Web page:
Why Quality Matters

Author: John Arrizza

One of the core problems (when it comes to Quality) can be traced to a simple fact: Management doesn’t recognize the Quality Team’s activities as Iterative.

This is the root cause of alot of issues.

Want to know what they are?

Let’s begin with Medical Devices:

  1. The test protocol is written once, but is not executed concurrently with the development team’s activities. Then, at the end of the project, (no surprise), the test protocol is out of date. The protocol is revamped but that causes a bunch of questions
    • about the product design and implementation
    • about the requirements
    • about marketing targets and goals
    • about labeling
    • etc

The protocol changes drive requirements and therefore development changes which, in turn, causes protocol changes. See the tail chasing dilemma?

     2. The test protocol is executed and it shows fundamental design flaws in the current state of the product. There aren’t just bugs, but the current product architecture and/or design just can’t hit the requirements that are specified; or it’s missing some fundamental understanding of what the product should be able to do.

     3. The protocol is executed and it shows missing subsystem requirements and sometimes even product level requirements. Or there are requirements that are just plain wrong, or not quite correct, or irrelevant and can be deleted.

     4. The protocol is executed multiple times and longevity flaws in the design are uncovered, e.g. we once ran a treatment back-to-back for 2 solid days on on a device and we discovered that one part was rubbing up against another part, so a little pile of aluminum was found underneath that location.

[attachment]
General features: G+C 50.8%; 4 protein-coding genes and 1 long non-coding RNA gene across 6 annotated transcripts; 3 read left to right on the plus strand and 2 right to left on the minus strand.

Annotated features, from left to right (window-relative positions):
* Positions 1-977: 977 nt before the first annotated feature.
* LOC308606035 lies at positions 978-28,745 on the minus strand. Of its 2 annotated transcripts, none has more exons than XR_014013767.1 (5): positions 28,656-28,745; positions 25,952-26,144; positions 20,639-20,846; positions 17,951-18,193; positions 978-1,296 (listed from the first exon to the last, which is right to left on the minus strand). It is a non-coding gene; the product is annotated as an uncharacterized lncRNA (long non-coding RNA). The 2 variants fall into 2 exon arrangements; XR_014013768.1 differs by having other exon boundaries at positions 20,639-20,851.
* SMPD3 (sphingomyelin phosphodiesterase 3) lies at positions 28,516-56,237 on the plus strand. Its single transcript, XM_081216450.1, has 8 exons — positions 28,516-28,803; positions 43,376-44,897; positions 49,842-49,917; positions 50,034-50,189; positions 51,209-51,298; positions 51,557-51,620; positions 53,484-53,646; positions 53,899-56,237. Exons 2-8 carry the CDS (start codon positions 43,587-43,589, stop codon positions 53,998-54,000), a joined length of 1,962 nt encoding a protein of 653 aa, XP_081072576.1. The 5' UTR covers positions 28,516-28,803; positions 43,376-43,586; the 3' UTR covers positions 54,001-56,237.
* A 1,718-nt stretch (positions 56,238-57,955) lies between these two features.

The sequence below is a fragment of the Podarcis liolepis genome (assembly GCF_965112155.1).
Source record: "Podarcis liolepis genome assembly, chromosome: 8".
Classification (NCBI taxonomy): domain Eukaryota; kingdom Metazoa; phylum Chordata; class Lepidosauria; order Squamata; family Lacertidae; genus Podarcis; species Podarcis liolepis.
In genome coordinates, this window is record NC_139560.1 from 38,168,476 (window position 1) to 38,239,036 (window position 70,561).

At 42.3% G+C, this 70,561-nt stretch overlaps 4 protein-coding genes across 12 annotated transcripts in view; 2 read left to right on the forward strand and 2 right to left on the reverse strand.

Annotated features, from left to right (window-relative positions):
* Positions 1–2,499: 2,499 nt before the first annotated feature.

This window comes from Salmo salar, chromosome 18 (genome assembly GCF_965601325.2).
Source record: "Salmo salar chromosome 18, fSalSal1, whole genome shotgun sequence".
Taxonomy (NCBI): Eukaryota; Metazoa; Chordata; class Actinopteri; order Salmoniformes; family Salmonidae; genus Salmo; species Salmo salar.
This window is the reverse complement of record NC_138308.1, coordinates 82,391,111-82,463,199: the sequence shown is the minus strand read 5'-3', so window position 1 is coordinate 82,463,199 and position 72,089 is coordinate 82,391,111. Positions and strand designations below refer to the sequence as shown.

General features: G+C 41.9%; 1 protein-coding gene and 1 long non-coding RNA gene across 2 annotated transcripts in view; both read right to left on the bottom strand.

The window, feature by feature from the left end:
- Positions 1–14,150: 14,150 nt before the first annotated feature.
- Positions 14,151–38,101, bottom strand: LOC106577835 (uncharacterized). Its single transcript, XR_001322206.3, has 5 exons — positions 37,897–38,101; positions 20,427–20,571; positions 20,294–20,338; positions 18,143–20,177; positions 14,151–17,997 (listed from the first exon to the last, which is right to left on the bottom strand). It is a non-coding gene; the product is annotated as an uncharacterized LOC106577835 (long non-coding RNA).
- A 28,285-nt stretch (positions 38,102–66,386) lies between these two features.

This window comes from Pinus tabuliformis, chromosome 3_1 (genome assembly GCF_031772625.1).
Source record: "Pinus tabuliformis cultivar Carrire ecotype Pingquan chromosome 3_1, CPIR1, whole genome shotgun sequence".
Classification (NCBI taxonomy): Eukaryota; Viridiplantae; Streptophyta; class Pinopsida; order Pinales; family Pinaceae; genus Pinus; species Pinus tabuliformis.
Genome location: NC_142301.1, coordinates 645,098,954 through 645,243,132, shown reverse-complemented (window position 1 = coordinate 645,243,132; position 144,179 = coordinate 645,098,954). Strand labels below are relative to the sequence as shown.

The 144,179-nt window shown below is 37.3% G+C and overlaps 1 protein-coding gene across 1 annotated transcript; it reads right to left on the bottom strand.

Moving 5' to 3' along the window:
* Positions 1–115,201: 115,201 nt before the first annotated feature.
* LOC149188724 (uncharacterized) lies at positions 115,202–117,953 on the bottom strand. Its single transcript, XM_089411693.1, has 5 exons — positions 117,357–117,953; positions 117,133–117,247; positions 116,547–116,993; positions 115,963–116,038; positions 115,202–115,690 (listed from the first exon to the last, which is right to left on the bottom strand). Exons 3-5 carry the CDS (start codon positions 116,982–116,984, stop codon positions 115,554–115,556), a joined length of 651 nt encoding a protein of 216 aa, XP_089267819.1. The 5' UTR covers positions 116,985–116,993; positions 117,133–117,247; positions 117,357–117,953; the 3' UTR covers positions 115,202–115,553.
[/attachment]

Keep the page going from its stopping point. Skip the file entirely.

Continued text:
5. The protocol is executed once and it passes. Validation has begun and it fails miserably because the device simply can’t handle the wide(r) range of behaviors expected of it during validation.

     6. The protocol is executed once, a bug is found, a regression is performed. But the bug fix actually broke something else, i.e. regression analysis was inaccurate because there was a “hidden” dependency within the design/architecture.

Here’s the deal.

The Solution to the issues listed above, is to run the test protocols continually, to update them continually and to tech prerequisites. 

In other words, treat the development of the quality system (and its documentation) in the same way we currently treat development processes: iteratively. 

The same for Validation – run protocols in the same way: iteratively.

Want to improve your Quality Process across the board?  Follow the same approach.

Any gaps in the QMS process are exposed by doing a practice run of the formal quality process. Any gaps at that time will be glaringly obvious.

Fix and repeat.

Practice makes perfect (assuming appropriate fixes!).

Adding continual Validation test runs makes the particular protocol rock solid as well, and reduces ‘surprises’ during a formal run non-existent.

In the meantime, the development team is fixing any issues found immediately and the requirements team is continually tweaking those documents as well.

At the end of the process, the formal run of all the protocols is … boring.

The way it should be.

John Arrizza is a (software development lifecycle) Process Improvement consultant for Advantu, and supports our clients on an ongoing basis. His expertise helps client teams reduce costly rework and methodically shrink time-to-market, while dramatically increasing customer satisfaction with their products.

Want to verify your Quality Processes are Up to Best Practice Standards?

**Take a minute and request a Free Quality Process Assessment (form below)– you may be closer than you think**


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